Install Linux in Android without Root

Using Linux on an Android phone can be useful when you need to use command-line tools. It is also useful for running entire desktops on your phone. A common issue is that you need to root your phone to get a running system, but there are now many systems available for running your favorite distro and desktop on your mobile device. Some of these systems are available for free and even open-source versions exist.

Before choosing how to get started, consider what you are aiming for. Are you looking for a few specific applications, a command-line, or a full desktop? Your choice is important since you can use your phone for many different things. This article shows you how to install entire distributions, as well as a CLI-Launcher, on your mobile device.


To install Linux on Android without ruining your standard phone by rooting it, you will need the Proot program. This program makes it possible to run applications as if they were in a different root file system. The launchers and installation applications for Android use Proot to install a distribution or application on your phone. When you just want one or two specific applications to run on Linux, you can use the installer for one application at a time. You can also choose to install an entire distribution. You can decide what best fits your needs and choose your tool from there. Remember that you are faking a file system here, so from a security point of view, you are on your own.

The process is simple thanks to the applications that developers have made for us. You can install the helper or the install app from F-Droid or the Play Store, and choose how deep into the rabbit hole you want to go. Most of these applications are available in both stores. Finding the application on APK pure or similar is also an option.

How to Use

The process of installing a distribution is similar to the different options you have, but in principle, all you need to do is pick the options available within the application itself. Most options include setting up a VNC or an SSH process so that you can reach it from other computers.

Linux CLI Launcher

If you are a fan of the command-line, this one is for you! The CLI Launcher comes as an application, which you can pick up from the Google Play store or many of the APK download sites. The launcher gives you most Linux commands, as well as a way to launch your applications. You can type the name of the application and tap on the list below to start the application.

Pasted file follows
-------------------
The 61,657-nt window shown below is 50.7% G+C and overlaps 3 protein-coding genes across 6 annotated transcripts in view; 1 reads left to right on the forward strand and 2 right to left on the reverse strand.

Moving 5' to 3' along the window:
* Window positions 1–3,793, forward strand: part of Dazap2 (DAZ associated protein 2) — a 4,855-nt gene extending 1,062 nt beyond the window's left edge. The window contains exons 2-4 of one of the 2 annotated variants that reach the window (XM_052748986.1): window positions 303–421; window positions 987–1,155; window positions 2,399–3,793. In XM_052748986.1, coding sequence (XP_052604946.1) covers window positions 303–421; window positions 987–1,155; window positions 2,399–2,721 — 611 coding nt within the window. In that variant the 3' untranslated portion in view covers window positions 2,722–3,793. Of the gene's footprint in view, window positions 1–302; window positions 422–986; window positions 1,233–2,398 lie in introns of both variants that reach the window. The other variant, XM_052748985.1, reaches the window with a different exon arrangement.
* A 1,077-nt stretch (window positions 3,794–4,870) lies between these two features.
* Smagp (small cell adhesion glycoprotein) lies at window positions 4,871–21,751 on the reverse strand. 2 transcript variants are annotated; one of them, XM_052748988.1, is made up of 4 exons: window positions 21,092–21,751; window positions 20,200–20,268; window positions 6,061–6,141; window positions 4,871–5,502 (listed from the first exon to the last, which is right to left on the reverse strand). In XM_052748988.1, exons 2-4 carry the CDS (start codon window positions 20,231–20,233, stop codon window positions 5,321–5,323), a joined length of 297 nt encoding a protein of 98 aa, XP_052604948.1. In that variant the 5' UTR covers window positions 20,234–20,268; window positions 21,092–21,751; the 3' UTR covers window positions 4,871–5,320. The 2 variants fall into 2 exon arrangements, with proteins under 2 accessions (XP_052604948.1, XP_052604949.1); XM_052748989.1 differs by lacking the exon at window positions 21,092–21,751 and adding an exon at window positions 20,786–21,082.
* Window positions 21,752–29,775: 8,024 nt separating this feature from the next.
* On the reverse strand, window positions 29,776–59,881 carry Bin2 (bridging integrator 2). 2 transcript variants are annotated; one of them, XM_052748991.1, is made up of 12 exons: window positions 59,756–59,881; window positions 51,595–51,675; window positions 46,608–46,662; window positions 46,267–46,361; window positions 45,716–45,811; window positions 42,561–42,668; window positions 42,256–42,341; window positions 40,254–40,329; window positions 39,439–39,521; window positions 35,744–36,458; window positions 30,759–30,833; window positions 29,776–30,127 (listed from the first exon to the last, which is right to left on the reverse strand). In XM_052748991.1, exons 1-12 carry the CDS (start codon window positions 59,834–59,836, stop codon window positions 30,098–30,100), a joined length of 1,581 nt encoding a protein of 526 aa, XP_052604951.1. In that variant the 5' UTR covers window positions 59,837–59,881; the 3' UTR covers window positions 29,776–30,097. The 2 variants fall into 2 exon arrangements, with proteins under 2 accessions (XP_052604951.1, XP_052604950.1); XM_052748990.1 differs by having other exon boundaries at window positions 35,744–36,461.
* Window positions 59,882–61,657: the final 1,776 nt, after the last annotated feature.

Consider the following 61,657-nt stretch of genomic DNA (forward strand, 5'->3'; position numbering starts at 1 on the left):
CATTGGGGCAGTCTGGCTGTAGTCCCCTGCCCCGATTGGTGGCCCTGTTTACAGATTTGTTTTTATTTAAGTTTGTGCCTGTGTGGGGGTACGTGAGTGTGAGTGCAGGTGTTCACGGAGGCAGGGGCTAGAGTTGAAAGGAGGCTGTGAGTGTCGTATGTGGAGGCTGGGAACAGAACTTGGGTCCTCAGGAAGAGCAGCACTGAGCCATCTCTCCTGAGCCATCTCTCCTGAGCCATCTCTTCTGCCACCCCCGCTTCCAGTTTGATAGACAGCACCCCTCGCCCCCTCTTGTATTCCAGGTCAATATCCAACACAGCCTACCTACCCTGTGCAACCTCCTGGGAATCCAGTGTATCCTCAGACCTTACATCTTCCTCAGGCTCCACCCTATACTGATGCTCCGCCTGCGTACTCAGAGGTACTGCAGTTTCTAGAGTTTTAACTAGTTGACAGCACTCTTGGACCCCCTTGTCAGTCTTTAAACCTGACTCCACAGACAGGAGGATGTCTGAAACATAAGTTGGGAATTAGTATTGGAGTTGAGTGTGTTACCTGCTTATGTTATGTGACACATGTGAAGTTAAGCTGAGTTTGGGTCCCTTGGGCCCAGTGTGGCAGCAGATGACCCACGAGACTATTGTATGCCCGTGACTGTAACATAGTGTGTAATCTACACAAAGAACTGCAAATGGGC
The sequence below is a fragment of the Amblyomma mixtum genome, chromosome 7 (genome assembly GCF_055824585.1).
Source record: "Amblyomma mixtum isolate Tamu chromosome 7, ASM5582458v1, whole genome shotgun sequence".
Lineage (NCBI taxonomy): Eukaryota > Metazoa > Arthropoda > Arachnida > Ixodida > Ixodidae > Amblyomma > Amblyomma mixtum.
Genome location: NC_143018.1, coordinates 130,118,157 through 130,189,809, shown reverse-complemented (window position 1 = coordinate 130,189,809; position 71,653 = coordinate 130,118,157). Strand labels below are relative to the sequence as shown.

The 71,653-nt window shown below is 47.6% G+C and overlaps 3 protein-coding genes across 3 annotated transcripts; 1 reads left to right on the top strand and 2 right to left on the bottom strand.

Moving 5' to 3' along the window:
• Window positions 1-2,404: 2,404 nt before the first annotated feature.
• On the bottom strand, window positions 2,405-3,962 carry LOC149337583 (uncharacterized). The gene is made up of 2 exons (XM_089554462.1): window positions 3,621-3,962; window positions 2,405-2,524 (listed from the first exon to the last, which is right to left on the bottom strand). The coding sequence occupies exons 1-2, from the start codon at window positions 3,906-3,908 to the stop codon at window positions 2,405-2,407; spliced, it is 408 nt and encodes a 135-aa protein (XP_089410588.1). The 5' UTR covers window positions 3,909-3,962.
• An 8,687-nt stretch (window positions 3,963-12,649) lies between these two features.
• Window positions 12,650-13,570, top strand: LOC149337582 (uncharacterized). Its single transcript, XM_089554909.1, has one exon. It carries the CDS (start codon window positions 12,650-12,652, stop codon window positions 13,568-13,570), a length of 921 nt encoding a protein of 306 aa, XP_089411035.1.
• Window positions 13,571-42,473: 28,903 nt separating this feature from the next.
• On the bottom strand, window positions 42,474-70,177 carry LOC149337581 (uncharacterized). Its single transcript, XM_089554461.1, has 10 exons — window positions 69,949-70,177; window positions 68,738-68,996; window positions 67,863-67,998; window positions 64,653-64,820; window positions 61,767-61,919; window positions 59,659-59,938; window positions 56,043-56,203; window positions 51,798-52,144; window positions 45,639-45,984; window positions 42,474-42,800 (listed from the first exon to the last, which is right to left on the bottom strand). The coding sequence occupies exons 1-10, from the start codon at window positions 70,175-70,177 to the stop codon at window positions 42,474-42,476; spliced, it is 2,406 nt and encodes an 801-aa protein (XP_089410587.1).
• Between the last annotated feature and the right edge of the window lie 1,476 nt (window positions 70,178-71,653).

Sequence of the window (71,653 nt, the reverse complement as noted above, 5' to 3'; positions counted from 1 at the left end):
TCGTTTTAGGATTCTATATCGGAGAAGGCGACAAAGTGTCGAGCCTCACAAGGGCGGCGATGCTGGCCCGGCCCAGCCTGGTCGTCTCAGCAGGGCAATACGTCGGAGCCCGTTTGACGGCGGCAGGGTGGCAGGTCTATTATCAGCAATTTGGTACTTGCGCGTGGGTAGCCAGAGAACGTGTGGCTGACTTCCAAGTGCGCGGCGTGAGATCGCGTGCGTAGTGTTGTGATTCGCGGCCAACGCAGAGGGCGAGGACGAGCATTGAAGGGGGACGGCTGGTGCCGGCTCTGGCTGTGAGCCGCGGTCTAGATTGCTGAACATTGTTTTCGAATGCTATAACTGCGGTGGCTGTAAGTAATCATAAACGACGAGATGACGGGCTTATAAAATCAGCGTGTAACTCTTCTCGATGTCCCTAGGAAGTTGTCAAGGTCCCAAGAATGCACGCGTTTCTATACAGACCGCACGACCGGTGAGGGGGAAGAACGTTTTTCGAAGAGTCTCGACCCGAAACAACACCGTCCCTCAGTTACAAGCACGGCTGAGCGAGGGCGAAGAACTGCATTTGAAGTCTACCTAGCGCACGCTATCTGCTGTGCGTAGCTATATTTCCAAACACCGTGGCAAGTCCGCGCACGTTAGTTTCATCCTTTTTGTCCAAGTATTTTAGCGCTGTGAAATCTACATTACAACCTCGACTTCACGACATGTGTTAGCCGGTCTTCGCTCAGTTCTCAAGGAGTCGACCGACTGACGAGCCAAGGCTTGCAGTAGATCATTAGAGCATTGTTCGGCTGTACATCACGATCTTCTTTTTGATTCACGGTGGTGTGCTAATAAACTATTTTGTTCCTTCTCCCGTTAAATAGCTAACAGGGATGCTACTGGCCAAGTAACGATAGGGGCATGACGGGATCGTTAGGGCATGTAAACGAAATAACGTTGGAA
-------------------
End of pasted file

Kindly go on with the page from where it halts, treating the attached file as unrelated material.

This application is not only for staying true to your keyboard-centered view of computing. You may have some jobs that require power-consuming processes that you want to offload from your main system. Or, vice versa, some low power that you want to have running in your main system.


GNURoot is a solution to run Proot and the setup for installing Linux applications and distributions. Using this, you can install many distributions and applications at once. This application is a tool that can be used to install any root file system on your mobile device.

In practice, you will download GNURoot first, and then your distribution separately. With GNURoot, you will have many distributions to choose from, including Debian, Gentoo, and aboriginal. You even have GNU Octave available. All these distributions start in the terminal as standard. To start using the Graphical User Interface, find the Xserver XSDL application and install it. When this step is done, you can install all the X components in your fake root install. After you run the X server on the local machine, you will have the desktop on your mobile. You can also run the X desktop on your laptop; this way, you have some applications that are separate from your regular system. This may be useful if you have other demanding jobs in your main system.


WheezyX is a rootfs system that you can install using the GNURoot application. However, to make this update, you will need to switch to a newer distribution. You can do this by changing the file in the /etc/apt/sources.list file. This entails updating the entire image to the buster, which can cause problems.

deb buster main contrib non-free
deb-src buster main contrib non-free


With UserLand, you get similar functions, but they are neatly listed on the start screen. You do not have many options, though they are all available right there in the application. The options you do have are several distributions and a few applications. This application is extremely simple to use, and it fetches all the files, unpacks them, and calls the X server, Vnc server, or Xsdl server. When you pick one option and allow it to install, you will need to choose how to display the running environment. Depending on what you choose, UserLand will direct you to the Play Store to download the tool for this purpose. Once the appropriate tool is downloaded, the application will start this tool every time you start the session.

An important warning here is that your new root file system will be updated in this process. Make sure that you have the disk space to accommodate what you are installing. The amount of storage space you need will depend on your choice of application, but a good 10 GB is a good start. If you are short, you may end up with a long install, and then it all crashes anyways due to lack of space.


Getting this process started takes much more than a single application. You will require some skills with the command-line and enough disk space to handle it. Your patience may also take a toll, since the first time you run it, you will have to wait for the initial download, and after, that the additional upgrades.

About the author

Mats Tage Axelsson

I am a freelance writer for Linux magazines. I enjoy finding out what is possible under Linux and how we can all chip in to improve it. I also cover renewable energy and the new way the grid operates. You can find more of my writing on my blog.